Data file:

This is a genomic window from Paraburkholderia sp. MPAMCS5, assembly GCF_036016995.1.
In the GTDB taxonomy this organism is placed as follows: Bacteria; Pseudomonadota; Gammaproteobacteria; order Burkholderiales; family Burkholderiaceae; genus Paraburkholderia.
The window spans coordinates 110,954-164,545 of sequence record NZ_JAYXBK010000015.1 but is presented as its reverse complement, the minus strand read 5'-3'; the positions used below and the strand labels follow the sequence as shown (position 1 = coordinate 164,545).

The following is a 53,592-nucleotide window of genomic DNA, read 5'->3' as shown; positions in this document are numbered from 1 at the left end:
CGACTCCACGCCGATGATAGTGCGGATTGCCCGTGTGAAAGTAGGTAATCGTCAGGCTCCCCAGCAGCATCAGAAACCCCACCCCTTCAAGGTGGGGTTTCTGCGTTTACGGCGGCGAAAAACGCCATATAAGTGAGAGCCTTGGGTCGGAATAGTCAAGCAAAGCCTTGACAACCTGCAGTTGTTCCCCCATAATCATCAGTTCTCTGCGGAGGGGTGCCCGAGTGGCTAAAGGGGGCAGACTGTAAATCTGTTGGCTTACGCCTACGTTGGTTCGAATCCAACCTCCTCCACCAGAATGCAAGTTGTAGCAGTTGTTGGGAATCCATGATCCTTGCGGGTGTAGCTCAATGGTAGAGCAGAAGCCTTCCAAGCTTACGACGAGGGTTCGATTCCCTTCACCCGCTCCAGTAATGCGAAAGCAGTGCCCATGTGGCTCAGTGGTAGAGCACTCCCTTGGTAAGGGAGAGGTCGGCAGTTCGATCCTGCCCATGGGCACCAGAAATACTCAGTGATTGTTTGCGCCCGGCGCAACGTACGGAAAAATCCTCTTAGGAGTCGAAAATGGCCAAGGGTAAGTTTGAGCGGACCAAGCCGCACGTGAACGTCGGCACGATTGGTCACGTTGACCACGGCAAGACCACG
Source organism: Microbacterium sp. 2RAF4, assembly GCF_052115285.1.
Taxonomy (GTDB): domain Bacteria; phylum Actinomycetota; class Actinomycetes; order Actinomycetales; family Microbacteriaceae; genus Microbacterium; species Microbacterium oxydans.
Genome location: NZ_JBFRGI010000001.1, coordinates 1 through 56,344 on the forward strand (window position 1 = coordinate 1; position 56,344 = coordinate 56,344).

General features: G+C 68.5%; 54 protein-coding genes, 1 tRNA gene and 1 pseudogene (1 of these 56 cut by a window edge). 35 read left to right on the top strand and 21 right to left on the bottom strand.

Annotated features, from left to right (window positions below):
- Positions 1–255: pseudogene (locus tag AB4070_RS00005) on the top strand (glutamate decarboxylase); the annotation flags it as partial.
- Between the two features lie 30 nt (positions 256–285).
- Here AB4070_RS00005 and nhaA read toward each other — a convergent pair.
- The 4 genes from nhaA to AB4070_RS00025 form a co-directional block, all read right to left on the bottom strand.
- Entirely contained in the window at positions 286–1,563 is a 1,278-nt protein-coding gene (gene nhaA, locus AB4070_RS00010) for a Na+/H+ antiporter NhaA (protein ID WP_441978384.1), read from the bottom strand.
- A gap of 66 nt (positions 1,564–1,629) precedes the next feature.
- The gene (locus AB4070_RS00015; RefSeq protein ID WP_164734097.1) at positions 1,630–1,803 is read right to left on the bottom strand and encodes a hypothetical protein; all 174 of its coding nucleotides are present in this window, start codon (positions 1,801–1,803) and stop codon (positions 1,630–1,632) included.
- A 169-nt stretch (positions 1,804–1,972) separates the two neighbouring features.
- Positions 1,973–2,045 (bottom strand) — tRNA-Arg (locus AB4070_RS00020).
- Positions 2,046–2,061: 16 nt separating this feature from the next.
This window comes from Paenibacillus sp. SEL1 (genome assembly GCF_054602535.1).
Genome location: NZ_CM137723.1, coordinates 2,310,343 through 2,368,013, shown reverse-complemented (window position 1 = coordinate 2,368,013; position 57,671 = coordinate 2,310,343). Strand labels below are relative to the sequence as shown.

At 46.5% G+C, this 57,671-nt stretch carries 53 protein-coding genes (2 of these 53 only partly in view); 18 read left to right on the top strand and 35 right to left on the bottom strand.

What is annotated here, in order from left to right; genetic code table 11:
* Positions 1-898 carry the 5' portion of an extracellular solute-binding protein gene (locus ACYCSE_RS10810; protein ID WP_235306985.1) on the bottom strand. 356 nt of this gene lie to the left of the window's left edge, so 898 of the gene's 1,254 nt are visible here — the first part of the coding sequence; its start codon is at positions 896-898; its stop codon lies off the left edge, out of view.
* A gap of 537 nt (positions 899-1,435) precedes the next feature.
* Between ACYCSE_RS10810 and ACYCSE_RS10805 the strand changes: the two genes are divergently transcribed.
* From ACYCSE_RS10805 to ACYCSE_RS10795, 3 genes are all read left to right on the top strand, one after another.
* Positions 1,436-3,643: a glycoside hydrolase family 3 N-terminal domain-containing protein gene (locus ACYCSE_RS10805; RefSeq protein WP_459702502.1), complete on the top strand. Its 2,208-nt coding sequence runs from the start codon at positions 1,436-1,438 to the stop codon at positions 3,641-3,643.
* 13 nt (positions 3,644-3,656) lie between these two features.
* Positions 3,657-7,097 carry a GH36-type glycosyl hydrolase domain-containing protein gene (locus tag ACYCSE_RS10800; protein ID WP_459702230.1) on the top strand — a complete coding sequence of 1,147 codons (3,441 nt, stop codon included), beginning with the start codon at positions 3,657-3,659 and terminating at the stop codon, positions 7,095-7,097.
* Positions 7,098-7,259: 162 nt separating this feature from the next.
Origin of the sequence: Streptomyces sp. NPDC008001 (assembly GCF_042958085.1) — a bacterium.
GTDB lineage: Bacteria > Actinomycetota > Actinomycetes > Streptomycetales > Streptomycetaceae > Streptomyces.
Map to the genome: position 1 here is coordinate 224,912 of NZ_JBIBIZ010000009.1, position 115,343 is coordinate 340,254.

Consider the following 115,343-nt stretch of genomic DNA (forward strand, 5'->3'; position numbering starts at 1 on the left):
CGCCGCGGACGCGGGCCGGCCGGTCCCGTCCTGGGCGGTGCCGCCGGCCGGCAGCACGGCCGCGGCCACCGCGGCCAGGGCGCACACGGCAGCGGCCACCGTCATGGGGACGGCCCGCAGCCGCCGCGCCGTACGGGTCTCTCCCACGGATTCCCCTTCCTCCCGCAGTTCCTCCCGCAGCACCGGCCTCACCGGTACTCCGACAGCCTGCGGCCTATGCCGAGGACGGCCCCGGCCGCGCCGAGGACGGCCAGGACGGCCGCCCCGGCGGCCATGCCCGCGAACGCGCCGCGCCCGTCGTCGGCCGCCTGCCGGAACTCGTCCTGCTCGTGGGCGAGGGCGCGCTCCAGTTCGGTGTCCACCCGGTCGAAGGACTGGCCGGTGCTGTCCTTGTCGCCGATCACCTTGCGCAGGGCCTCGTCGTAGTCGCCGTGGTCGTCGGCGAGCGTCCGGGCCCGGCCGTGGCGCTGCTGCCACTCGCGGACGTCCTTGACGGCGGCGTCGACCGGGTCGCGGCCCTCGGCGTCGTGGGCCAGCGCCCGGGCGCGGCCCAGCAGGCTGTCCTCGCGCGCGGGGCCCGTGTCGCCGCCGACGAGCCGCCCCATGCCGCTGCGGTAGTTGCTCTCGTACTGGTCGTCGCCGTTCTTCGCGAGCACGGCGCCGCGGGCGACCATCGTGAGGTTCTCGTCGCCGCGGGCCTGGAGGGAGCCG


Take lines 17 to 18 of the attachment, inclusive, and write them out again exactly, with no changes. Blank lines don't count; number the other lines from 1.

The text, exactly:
- The gene (locus AB4070_RS00015; RefSeq protein ID WP_164734097.1) at positions 1,630–1,803 is read right to left on the bottom strand and encodes a hypothetical protein; all 174 of its coding nucleotides are present in this window, start codon (positions 1,801–1,803) and stop codon (positions 1,630–1,632) included.
- A 169-nt stretch (positions 1,804–1,972) separates the two neighbouring features.